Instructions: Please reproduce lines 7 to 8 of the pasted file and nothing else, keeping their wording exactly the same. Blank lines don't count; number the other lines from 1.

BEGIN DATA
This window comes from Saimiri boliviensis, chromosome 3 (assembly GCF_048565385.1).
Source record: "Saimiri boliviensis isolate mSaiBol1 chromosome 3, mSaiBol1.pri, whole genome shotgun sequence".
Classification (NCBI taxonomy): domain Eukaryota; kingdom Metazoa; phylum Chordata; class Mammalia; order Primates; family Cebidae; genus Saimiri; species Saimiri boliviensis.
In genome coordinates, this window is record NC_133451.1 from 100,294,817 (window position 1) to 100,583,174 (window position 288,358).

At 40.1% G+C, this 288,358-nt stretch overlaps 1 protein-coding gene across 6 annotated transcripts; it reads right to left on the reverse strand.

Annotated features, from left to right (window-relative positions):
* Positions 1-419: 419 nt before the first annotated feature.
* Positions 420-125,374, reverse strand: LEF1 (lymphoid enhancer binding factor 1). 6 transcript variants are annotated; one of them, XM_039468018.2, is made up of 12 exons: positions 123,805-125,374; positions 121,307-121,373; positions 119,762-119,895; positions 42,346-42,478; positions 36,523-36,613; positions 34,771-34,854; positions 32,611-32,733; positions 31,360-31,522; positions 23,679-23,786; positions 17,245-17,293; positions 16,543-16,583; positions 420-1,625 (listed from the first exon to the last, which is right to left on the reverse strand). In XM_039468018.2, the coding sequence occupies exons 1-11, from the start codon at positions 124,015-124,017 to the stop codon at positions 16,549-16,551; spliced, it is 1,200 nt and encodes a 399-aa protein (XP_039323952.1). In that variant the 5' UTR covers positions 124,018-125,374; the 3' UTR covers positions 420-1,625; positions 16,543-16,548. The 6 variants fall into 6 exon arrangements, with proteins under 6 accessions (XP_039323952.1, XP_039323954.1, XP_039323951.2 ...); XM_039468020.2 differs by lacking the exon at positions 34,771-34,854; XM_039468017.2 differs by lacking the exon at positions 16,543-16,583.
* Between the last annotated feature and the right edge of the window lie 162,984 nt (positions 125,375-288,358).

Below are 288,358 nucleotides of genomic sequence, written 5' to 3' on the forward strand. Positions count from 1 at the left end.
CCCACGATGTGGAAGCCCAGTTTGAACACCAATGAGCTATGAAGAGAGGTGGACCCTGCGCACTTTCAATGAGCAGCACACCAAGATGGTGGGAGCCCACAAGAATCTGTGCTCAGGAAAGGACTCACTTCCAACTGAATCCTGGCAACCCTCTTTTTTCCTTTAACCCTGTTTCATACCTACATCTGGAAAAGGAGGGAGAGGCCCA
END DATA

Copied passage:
* Positions 1-419: 419 nt before the first annotated feature.
* Positions 420-125,374, reverse strand: LEF1 (lymphoid enhancer binding factor 1). 6 transcript variants are annotated; one of them, XM_039468018.2, is made up of 12 exons: positions 123,805-125,374; positions 121,307-121,373; positions 119,762-119,895; positions 42,346-42,478; positions 36,523-36,613; positions 34,771-34,854; positions 32,611-32,733; positions 31,360-31,522; positions 23,679-23,786; positions 17,245-17,293; positions 16,543-16,583; positions 420-1,625 (listed from the first exon to the last, which is right to left on the reverse strand). In XM_039468018.2, the coding sequence occupies exons 1-11, from the start codon at positions 124,015-124,017 to the stop codon at positions 16,549-16,551; spliced, it is 1,200 nt and encodes a 399-aa protein (XP_039323952.1). In that variant the 5' UTR covers positions 124,018-125,374; the 3' UTR covers positions 420-1,625; positions 16,543-16,548. The 6 variants fall into 6 exon arrangements, with proteins under 6 accessions (XP_039323952.1, XP_039323954.1, XP_039323951.2 ...); XM_039468020.2 differs by lacking the exon at positions 34,771-34,854; XM_039468017.2 differs by lacking the exon at positions 16,543-16,583.